Thursday, 5 May 2011

Emergent themes from (my) MW2011

I'm never going to have time to tidy these up, so here they are as they were scribbled on a post-it note closer to the Museums and the Web 2011 conference:

  • Stand on the shoulders of giants - so much great work is better because it's based on the experience and work of others.  There's a sea change in attitudes about making the most of existing work, and maybe it's just cos I was hanging out with cool people, but the 'not invented here' syndrome seems to be dead.
  • The cool kids share failures and mistakes - people's wonderful honesty about things that went wrong is amazing and can be so powerful
  • Twitter went from back channel to summarising, sending quotable quotes flying out from the conference, and to socialising - finding the hang outs was so much easier because there were lots of open invitations to explore places.
  • Processes and people over tech - tech is now generally the easy part, and the less interesting part.
  • Lots of anecdotal evidence about how much audiences love 'behind the scenes' content.
  • I kept noticing things about the power of storytelling but that could just be because I'm really interested in it.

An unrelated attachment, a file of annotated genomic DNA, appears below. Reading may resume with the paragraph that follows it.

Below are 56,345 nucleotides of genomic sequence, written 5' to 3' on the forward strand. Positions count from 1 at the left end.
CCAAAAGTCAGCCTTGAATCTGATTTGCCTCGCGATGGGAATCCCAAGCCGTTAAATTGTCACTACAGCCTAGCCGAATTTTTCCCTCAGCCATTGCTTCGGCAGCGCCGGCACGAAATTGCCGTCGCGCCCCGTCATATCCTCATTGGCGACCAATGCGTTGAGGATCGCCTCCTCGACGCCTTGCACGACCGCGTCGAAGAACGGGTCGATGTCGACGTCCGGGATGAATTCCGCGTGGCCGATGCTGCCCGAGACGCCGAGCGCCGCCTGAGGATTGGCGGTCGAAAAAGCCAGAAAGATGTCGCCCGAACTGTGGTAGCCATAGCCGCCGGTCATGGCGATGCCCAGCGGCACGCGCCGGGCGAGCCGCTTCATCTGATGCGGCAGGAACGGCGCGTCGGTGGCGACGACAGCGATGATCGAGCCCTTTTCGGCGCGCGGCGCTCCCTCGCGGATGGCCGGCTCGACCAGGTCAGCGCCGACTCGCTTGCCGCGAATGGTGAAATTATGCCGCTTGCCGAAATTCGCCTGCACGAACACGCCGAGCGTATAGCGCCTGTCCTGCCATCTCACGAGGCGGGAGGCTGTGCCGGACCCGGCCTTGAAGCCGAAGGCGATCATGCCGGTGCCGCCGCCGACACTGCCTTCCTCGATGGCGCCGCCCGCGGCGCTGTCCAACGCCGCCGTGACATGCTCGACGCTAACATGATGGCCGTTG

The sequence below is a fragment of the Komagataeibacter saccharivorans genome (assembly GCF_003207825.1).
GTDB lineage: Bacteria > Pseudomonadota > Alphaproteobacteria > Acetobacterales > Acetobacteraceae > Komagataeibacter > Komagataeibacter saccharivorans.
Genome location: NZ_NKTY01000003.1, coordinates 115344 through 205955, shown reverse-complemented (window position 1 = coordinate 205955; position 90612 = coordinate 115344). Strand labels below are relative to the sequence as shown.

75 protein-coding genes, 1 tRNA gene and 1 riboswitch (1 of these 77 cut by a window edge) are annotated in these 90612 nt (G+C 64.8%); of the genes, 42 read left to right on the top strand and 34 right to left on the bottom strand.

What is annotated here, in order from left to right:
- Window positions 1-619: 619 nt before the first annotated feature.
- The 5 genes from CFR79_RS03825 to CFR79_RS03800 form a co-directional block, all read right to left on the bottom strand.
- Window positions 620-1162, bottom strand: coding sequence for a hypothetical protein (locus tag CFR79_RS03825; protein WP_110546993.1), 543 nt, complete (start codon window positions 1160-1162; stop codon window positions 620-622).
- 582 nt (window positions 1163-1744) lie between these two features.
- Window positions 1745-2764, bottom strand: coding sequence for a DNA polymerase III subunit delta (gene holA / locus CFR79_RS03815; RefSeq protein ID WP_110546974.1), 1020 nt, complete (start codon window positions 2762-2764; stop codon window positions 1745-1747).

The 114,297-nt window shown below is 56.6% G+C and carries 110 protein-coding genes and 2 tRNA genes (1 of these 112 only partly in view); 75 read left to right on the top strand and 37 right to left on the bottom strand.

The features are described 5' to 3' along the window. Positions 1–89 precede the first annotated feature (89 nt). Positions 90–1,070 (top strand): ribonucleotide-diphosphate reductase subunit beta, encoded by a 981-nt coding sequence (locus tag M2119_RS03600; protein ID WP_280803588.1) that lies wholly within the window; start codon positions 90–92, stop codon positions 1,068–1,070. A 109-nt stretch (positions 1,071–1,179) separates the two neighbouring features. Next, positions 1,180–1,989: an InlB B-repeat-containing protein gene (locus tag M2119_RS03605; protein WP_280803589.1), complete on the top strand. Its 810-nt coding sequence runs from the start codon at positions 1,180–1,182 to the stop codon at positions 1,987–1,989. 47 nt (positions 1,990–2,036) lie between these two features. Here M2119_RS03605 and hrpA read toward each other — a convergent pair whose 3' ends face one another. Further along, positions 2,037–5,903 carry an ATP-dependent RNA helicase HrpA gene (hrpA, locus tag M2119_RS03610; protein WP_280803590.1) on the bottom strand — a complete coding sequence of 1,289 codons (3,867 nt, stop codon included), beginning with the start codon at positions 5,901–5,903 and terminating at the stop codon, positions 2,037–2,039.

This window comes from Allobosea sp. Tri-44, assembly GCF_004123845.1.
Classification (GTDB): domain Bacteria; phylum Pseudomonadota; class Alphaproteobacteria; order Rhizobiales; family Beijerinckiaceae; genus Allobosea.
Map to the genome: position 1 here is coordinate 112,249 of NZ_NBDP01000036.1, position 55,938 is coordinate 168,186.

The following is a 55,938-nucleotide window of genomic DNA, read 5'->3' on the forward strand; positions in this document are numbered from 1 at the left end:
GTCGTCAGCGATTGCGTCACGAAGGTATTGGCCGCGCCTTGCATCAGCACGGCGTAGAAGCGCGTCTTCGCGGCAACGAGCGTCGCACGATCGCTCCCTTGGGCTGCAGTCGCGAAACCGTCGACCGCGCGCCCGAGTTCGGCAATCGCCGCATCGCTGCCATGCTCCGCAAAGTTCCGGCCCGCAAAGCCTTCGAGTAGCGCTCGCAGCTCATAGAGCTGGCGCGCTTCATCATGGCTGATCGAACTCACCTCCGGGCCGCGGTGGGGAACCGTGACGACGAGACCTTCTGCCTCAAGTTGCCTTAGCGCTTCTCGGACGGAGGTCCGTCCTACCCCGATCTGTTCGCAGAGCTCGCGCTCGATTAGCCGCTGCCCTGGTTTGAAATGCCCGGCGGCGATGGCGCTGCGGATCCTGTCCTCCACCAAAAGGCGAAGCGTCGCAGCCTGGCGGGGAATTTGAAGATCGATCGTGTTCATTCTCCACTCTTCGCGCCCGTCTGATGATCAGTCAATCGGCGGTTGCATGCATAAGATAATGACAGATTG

• I've only just figured this one out, but a lot of the conference was about engagement, whether through games, interactions with mobile devices, participatory projects, whatever. Access is dead, long live engagement.
Hopefully I'll grab some time to reflect more on specific sessions and talks, but an imperfect post is more use than a polished draft, so here you go!


  1. Thank you for the post. Could you give some examples of what you mean by storytelling? How was it used by MW2011 participants? My view of storytelling is more of 'cause-and-effect trajectories as they are understood by Leen Breure
    Is it somehow different from yours?

  2. Good question! I assume storytelling was meant at a simple 'narrative' level, but I'd be interested to hear from others if they had a more specific definition.